The U.S. Department of Commerce put two data sets under my tree the week before Christma. On Wednesday, I got personal-income data, by state, for the third quarter of 2006 from the Bureau of Economic Analysis. On Friday, the Bureau of the Census sent me 2006 population estimates for all the states.
Could I ask for anything better unless it was the "Complete Works of Alvin and the Chipmunks"? However, my joy may not be shared by those who have taken on the welfare of the state.
Remember that the governor and his staff have adopted per-capita personal income (PCPI) as one of their metrics of success. We can offer technical reasons against that measure of economic performance, but that is beside the point here.
What has happened to total personal income divided by total population in the past year? The figures I offer are not final, but they are probably very close to the full-year data.
Let's start with total personal income. Third-quarter-to-third-quarter, Indiana ranked 41st in the country, with a 5.1-percent growth rate, compared to the nation's 6.7-percent increase.
Now the population figures. Indiana grew at a 0.8-percent rate (29th) from July 1, 2005 to the same point in 2006. This was behind the nation's 1 percent. Thus, in both personal income and population, Indiana grew slower than the national average.
What has happened to PCPI? In the Hoosier state PCPI has grown by 4.3 percent, to $32,760. This growth rate ranks 39th in the nation, where the increase was 5.7 percent. We are not catching up with the nation; we are sinking lower. In 2005 we were 9.2-percent below the U.S. average PCPI, now we are 10.3-percent below that average.
None of these figures was adjusted for consumer price increases, which were 4.1 percent. This would mean that, instead of enjoying an increase of $1,360 in PCPI in Indiana, the real increase in buying power was closer to $70 per person. Whoopee.
What is holding back Indiana's growth in personal income (PI)? "Well, it was a bad year for farmers." That sure is one of my favorite reasons for everything.
Let's look at the facts: In the third quarter of 2005, farm earnings were a mere 0.4 percent of Indiana's PI. Even with a sharp decline of 56 percent in the year, the net effect on PI was a decrease of less than $500 million.
That is not much when we recognize that Indiana's total PI was $197 billion in 2005 and grew by $10 billion in the past year. No, farming is not as important in Indiana as farmers would have us think.
"It can't be in real estate and construction, because we didn't have the big bubble that other states had. We did not have the phenomenal appreciation in values that would lead to a problem when interest rates rise." I heard that (and believed it) many times in the past year.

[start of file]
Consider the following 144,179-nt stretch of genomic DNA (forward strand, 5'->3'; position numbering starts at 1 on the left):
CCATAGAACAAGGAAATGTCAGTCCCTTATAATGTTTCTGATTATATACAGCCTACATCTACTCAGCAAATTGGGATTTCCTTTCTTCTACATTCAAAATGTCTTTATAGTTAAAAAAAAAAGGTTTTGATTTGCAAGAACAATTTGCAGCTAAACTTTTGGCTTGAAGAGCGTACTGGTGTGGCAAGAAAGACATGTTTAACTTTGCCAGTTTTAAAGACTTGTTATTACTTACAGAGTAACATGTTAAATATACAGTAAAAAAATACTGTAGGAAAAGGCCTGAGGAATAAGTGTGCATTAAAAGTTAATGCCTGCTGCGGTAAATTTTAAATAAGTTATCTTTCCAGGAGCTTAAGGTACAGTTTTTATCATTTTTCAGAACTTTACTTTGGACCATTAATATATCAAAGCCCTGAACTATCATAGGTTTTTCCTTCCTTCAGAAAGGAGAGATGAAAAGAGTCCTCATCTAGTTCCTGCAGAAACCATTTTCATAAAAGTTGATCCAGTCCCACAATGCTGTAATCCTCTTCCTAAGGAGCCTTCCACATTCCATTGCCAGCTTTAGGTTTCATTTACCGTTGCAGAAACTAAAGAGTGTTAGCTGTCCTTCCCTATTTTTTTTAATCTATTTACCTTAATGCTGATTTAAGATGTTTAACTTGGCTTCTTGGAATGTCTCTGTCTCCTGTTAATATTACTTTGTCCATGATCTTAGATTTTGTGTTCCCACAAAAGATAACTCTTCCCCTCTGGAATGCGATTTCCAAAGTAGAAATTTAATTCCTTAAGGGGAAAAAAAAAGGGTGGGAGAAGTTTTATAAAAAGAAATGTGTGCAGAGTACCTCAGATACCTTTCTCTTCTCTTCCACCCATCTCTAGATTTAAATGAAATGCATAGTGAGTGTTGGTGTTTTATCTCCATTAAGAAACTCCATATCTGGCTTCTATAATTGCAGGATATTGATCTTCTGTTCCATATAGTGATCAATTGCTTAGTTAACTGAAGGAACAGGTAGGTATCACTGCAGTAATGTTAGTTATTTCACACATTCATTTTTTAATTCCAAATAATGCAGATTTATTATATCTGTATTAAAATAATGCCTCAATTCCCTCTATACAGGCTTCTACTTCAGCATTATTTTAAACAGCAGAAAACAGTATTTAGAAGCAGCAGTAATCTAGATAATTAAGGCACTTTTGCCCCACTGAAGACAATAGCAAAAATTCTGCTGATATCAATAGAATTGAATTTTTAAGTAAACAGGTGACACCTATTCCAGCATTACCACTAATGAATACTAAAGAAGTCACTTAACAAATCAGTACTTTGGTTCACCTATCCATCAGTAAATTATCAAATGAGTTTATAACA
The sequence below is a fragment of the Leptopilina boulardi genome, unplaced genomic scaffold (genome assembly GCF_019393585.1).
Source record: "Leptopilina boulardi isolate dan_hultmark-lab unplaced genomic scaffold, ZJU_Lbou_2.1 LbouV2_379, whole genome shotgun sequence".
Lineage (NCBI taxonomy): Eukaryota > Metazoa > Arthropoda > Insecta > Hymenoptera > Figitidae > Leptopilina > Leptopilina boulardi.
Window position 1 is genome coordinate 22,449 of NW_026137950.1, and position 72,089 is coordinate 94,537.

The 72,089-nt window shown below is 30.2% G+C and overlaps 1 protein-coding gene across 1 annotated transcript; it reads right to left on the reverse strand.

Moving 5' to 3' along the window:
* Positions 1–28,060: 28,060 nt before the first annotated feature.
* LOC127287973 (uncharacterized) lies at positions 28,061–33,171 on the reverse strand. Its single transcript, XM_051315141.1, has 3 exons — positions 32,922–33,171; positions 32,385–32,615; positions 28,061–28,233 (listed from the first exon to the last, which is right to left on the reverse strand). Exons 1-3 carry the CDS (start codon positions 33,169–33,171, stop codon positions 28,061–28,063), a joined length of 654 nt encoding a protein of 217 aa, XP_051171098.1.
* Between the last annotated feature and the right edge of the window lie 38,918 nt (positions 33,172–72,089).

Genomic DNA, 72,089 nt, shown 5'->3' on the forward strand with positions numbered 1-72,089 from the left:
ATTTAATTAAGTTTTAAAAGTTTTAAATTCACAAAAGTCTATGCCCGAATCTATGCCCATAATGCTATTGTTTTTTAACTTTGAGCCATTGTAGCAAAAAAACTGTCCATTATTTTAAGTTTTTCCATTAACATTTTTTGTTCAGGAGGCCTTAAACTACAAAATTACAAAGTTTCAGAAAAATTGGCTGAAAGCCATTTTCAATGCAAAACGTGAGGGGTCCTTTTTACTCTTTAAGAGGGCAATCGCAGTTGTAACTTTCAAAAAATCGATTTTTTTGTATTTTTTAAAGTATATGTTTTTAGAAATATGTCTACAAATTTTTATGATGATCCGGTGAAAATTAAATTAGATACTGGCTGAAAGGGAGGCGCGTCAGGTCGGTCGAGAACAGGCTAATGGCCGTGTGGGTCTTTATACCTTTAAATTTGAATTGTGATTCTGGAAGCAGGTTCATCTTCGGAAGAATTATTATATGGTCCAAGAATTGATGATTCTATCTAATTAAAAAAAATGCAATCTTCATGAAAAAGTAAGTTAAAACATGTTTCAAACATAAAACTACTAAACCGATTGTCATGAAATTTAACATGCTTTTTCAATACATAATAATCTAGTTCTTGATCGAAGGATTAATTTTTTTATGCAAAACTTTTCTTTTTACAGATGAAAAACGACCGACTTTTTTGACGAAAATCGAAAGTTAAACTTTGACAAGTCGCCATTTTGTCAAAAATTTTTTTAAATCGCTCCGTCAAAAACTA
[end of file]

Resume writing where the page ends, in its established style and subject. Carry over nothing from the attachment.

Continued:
Real estate, along with rental and leasing activity, declined in Indiana by 5.4 percent, while increasing nationally by 4.8 percent. Construction increased in the U.S. by 7.7 percent, but only by 1.4 percent in Indiana. This now looks as though we had more problems in these industries than did our friends elsewhere.
Our biggest problem could be that we just are not as capitalistic as other states. Dividends, interest and rents (returns to capital) grew by 9.2 percent in Indiana and accounted for slightly more than a quarter of our PI growth. Contrast that with the nation where those returns on capital (earnings on IRAs and other forms of investments) increased by 15.6% and constituted over one-third of the total increase in PI.
Of course Indiana has done well in keeping down increases in the income derived from state and local government employment. That pot of gold increased by just 1.2 percent, while the spendthrift nation was adding 4.7 percent to its employees' remuneration. We, with humble candor, justify our record by saying that state and local workers are already paid too much and we might induce their departure if we keep them hungry.
Ultimately if you want higher income in the state, begin by making sure our K-12 teachers are knowledgeable communicators. You may have to pay those teachers more, rather than endow more faculty chairs at our universities, but that's a different column.
Marcus taught economics more than 30 years at Indiana University and is the former director of IU's Business Research Center. His column appears weekly. To comment on this column, go to IBJ Forum at www.ibj.comor send e-mail to email@example.com.